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Deliverance

movie reviewmovie reviewmovie reviewvideo review out of 4

All-Reviews.com Movie Review: Deliverance

Starring: Jon Voight, Burt Reynolds
Director: John Boorman
Rated: R
RunTime: 109 Minutes
Release Date: July 1972
Genres: Action, Drama


*Also starring: Ned Beatty, Ronny Cox, Bill McKinney, Herbert Cowboy Coward, James Dickey



Review by Andrew Hicks
3 stars out of 4

Lately, I've been reviewing an assortment of old movies dating back to 1937, and have sparked quite a backlash of comments from fans of old movies I've ripped up (FORBIDDEN PLANET OF THE APES in particular). A few people have told me I don't like these movies because I'm watching them now, as opposed to forty years ago, when they didn't seem so stilted and cheesy. They say now that I've seen hundreds of newer films that have drastically improved on special effects and turned certain plot lines into cliches, I can't watch the old ones without thinking of what's come later to top it. And of course they're right.

One person's e-mail comment summed it up best -- I have a 90's bias. I naturally prefer the look of a movie from my lifetime (1978 on) as opposed to the ridiculous costumes of the 70's, the out-there decor of the 60's, the terrible sci-fi effects of the 50's (FORBIDDEN PIE-PLATE PLANET fans take note) and so on, even if there is something undeniably dream-like and artistic about black-and-white films that Technicolor can't achieve. There are movies from those decades I love, but I'm sure they don't seem as good in 1996 as they did when they were originally released. And I didn't see them when they were originally released because I hadn't even been conceived then.

Unfortunately, I didn't see all these movies in chronological order, which means when you go from the special effects of JURASSIC PARK or TWISTER to something like FORBIDDEN PLANET, you're not impressed. Even the "four-star" movies like DELIVERANCE don't seem incredibly great to me. Here's a movie that takes almost forty-five minutes to get to one exciting scene and then spends the rest of the movie coming down from that. I've seen enough of the newer, short-attention-span action and thriller movies that when a movie coasts on the strength of one sequence, it doesn't earn a four-star rating in my book.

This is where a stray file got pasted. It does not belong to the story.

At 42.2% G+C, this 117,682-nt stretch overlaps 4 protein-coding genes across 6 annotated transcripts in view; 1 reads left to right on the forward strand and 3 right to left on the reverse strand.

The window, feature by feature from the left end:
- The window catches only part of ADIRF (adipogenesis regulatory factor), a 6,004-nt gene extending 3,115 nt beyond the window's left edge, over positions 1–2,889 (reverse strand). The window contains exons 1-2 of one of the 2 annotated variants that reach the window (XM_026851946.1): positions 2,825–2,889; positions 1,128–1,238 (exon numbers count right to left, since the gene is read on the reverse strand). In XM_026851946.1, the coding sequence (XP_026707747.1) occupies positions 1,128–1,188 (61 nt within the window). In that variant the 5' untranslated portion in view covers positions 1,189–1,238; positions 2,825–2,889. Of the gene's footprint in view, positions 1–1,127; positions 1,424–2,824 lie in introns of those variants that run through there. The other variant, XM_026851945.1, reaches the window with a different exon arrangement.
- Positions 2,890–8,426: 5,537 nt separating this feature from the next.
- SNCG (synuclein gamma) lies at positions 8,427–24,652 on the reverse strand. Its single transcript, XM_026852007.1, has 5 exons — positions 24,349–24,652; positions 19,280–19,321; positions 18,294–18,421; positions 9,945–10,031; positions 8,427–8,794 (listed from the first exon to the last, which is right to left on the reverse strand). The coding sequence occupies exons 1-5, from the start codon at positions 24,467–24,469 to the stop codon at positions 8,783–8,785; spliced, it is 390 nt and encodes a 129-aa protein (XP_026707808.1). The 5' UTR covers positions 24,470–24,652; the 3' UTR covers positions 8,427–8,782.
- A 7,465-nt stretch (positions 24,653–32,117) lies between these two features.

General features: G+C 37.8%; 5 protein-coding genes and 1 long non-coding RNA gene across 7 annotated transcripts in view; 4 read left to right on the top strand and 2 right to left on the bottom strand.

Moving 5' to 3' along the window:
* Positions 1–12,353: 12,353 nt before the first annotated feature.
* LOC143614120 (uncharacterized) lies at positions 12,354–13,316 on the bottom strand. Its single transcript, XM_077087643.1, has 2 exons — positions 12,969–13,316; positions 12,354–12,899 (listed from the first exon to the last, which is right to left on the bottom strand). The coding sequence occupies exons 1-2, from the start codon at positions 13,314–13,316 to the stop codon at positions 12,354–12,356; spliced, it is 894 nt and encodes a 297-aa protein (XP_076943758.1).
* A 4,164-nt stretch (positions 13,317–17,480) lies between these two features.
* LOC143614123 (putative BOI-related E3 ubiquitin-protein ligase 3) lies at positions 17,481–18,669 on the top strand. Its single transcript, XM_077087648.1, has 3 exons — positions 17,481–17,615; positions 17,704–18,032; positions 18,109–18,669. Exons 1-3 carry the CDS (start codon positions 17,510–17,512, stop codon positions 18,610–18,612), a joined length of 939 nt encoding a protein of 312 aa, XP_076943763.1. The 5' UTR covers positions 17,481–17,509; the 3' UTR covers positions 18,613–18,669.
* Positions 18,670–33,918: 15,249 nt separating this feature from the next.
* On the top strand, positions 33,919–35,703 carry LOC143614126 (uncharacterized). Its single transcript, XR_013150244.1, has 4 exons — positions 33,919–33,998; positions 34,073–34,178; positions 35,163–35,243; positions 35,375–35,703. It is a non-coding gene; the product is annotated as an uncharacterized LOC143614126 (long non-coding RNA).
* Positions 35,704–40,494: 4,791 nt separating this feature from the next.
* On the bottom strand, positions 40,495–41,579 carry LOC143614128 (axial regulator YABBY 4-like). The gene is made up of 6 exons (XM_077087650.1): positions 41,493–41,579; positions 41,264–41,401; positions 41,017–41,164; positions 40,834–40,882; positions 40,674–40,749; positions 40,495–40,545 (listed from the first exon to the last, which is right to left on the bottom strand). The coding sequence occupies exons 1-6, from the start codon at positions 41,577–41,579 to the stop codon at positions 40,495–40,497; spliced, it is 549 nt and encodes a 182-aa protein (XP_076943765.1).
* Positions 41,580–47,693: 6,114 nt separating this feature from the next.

DELIVERANCE is still a highly-watchable film, if just to see an underwear-clad Ned Beatty being violated by two backwoods rednecks. Burt Reynolds, in one of his very few worthy cinematic appearances (before he'd be relegated to "Evening Shade" reruns on The Family Channel and those SMOKEY AND THE BANDIT sequels), plays a macho man who gets a few of his buddies (Jon Voight, Beatty and Ronny Cox) together for a weekend canoe trip down a river wild.

But this is no Meryl Streep-reclaiming-her-lost-youth flick; the river set-up is just an excuse to get them into an unpopulated area of the Deep South. We already know from the five-minute "Dueling Banjoes" scene at the beginning that the people 'round these parts are just plain odd and, when Voight and Beatty get out of their canoe to wander through the woods for a while and the "Dueling Banjoes" song starts up again on the soundtrack for the eighth time, we know something's about to happen.

That's when the one nail-biting scene in the entire movie comes up and Voight and Beatty are under the mercy of the two rednecks, in a scene that undoubtedly inspired the creation of Quentin Tarantino's Maynard and Zed characters in PULP FICTION. (There I go again, making comparisons between old and new movies.) After that, it's an hour of anti-climax as Voight and Beatty must transport a wounded Reynolds down the river and dodge an angry redneck.

Don't get me wrong, this is a good movie; I was just expecting more from it than just the one scene. That's the only time it becomes a four-star movie. The rest of the time it hovers somewhere between two-and-a-half and three-star status. Reynolds contributes an interesting performance toward the beginning, as the man obsessed with violence and nature. That's when you get to thinking maybe the rest of the movie will have the other three trying to escape a psycho Reynolds and his even nuttier hairpiece, but after the big rape scene and Reynolds' getting shot, he drops out of the movie.

DELIVERANCE becomes Voight's movie for the last third, and he plays a notably less macho character than usual. On paper, you'd think Voight would be cast in the Reynolds role and vice versa, but by the end you realize his range extends far beyond the shoot-em-up action hero. It's good stuff... for the 70's.

Copyright 1996 Andrew Hicks

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